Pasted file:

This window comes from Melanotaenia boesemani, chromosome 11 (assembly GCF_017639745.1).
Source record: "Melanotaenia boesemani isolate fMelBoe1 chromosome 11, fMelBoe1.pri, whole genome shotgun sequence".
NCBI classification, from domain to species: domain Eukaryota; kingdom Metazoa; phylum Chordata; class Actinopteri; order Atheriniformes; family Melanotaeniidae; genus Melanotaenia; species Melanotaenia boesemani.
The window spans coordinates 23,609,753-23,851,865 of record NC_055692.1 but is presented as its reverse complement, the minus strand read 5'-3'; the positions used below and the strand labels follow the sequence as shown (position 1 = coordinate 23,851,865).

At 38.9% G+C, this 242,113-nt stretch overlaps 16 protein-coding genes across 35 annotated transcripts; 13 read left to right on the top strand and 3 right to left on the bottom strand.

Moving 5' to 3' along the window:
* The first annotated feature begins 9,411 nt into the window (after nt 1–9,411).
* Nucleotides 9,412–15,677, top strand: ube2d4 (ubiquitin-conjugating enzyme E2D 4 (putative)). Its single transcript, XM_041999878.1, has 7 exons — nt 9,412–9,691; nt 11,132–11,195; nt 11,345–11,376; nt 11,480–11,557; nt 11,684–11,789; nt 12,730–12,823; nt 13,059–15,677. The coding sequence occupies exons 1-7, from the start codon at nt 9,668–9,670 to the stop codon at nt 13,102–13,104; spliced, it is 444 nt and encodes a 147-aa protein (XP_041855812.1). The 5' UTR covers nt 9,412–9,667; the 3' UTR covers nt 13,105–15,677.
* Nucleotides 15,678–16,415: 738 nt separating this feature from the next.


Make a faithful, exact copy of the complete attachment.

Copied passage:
This window comes from Melanotaenia boesemani, chromosome 11 (assembly GCF_017639745.1).
Source record: "Melanotaenia boesemani isolate fMelBoe1 chromosome 11, fMelBoe1.pri, whole genome shotgun sequence".
NCBI classification, from domain to species: domain Eukaryota; kingdom Metazoa; phylum Chordata; class Actinopteri; order Atheriniformes; family Melanotaeniidae; genus Melanotaenia; species Melanotaenia boesemani.
The window spans coordinates 23,609,753-23,851,865 of record NC_055692.1 but is presented as its reverse complement, the minus strand read 5'-3'; the positions used below and the strand labels follow the sequence as shown (position 1 = coordinate 23,851,865).

At 38.9% G+C, this 242,113-nt stretch overlaps 16 protein-coding genes across 35 annotated transcripts; 13 read left to right on the top strand and 3 right to left on the bottom strand.

Moving 5' to 3' along the window:
* The first annotated feature begins 9,411 nt into the window (after nt 1–9,411).
* Nucleotides 9,412–15,677, top strand: ube2d4 (ubiquitin-conjugating enzyme E2D 4 (putative)). Its single transcript, XM_041999878.1, has 7 exons — nt 9,412–9,691; nt 11,132–11,195; nt 11,345–11,376; nt 11,480–11,557; nt 11,684–11,789; nt 12,730–12,823; nt 13,059–15,677. The coding sequence occupies exons 1-7, from the start codon at nt 9,668–9,670 to the stop codon at nt 13,102–13,104; spliced, it is 444 nt and encodes a 147-aa protein (XP_041855812.1). The 5' UTR covers nt 9,412–9,667; the 3' UTR covers nt 13,105–15,677.
* Nucleotides 15,678–16,415: 738 nt separating this feature from the next.